Ndase added that the two drugs are broad antiviral drugs which can be used for all HIV types. “As ARVs, they are effective both at early and late stage of the infection and as a prevention tool, they can block initial infection. They have no food or drug restrictions and will soon be very affordable because their patent period is ending soon.”

Patent period is the time given to a pharmaceutical company that develops a drug to exclusively manufacture and sell it to recover the money invested. After that time, it can allow other companies to manufacture the drug, thereby lowering prices.

Although the drugs are proven to be friendly to the kidneys, liver and bones, Ndase said, volunteers will still be closely monitored to ascertain that they do not suffer side effects.

AVAC, a non profit organisation carrying out global advocacy to expand HIV prevention, revealed that the trials are currently planned or going on in many countries of Africa, Asia, Latin America and the US. “At this point, no one knows whether it will work,” a statement says. “But if it does, it will be used in combination with current HIV prevention methods, including safer sex practices, condoms, treatment of sexually transmitted diseases, risk reduction counselling, safe needles, and male circumcision.”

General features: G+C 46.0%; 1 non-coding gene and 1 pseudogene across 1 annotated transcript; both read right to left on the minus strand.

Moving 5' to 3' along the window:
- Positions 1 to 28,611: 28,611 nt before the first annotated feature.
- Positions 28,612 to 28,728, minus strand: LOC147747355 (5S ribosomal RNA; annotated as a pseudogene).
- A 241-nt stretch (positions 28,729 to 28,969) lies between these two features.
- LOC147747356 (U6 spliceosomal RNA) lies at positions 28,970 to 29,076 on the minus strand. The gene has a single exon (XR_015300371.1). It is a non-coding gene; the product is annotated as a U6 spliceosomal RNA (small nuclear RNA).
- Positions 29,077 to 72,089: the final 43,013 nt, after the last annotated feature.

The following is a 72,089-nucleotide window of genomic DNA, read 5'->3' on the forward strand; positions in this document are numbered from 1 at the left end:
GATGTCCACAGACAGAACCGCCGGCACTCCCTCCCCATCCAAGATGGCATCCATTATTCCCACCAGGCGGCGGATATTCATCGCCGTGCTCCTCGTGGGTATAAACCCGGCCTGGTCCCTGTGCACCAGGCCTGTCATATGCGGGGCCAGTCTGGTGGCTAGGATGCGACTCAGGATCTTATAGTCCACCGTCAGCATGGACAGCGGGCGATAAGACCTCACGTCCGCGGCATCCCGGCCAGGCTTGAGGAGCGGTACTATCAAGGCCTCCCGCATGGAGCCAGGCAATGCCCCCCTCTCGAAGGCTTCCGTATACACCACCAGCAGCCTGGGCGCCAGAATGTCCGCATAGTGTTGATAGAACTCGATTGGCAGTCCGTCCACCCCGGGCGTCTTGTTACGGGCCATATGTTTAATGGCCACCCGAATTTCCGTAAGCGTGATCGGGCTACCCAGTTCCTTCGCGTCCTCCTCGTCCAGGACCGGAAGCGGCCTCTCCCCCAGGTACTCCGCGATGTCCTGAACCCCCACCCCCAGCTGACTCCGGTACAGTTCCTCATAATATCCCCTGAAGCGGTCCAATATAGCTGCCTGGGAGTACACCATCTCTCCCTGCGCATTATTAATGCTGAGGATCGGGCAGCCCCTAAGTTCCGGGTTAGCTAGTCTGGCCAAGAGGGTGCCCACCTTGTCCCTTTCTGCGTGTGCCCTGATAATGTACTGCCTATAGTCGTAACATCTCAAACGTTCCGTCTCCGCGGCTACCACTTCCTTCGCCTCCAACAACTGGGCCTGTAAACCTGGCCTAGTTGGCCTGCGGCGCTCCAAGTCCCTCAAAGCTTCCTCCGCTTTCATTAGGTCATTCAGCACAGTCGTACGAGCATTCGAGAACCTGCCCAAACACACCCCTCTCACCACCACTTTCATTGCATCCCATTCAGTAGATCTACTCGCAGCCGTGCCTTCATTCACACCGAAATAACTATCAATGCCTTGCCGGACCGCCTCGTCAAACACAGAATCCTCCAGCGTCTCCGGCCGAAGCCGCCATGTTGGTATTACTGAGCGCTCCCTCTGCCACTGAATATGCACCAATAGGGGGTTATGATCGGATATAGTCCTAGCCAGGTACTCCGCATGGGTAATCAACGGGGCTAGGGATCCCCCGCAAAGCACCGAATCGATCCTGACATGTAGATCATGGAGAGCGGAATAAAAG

Dr. Kuhuumuro Apuuli, Director General of the Uganda AIDS Commission, hails the trials saying all experiments, successful or not, yield important lessons. “Apart from the new scientific information to base our subsequent research on, there is community participation, political involvement and the whole trial site benefits.”

He calls for support for the trials and speedy utilisation of the findings. “In Uganda, we have always been champions in the HIV fight. The first HIV vaccine trial in Africa was here. We must remain at the forefront.”

He, however, warns that the drug should be taken within the context of a comprehensive prevention strategy against HIV. “At the HIV International Conference in Mexico, it came out clearly that we need to combine all prevention measures, which include behaviour change, condoms, treatment, prevention of mother-to-child transmission, male circumcision, vaccines and microbicides.”

Dr. Elioda Tumwesigye, chairman of the parliamentary committee on HIV/AIDS, welcomes it as good news. “We have 57% discordant couples in Uganda,” he says. “There are also young adults who were born with HIV and want to raise families. Our serosurvey also showed that HIV incidence is high among married people. I think husbands fear to move with condoms and end up in problems. This drug would be the best preventive method which a female can control without permission from a man.” Early next year, another trial will start in Kampala and other places in South Africa, using the same drugs in high risk women. The trial to be conducted by Makerere University and Johns Hopkins University corroboration, will be funded by the US National Institute of health. It will target 4,200 sexually active women.

Uganda tests pill to prevent HIV infection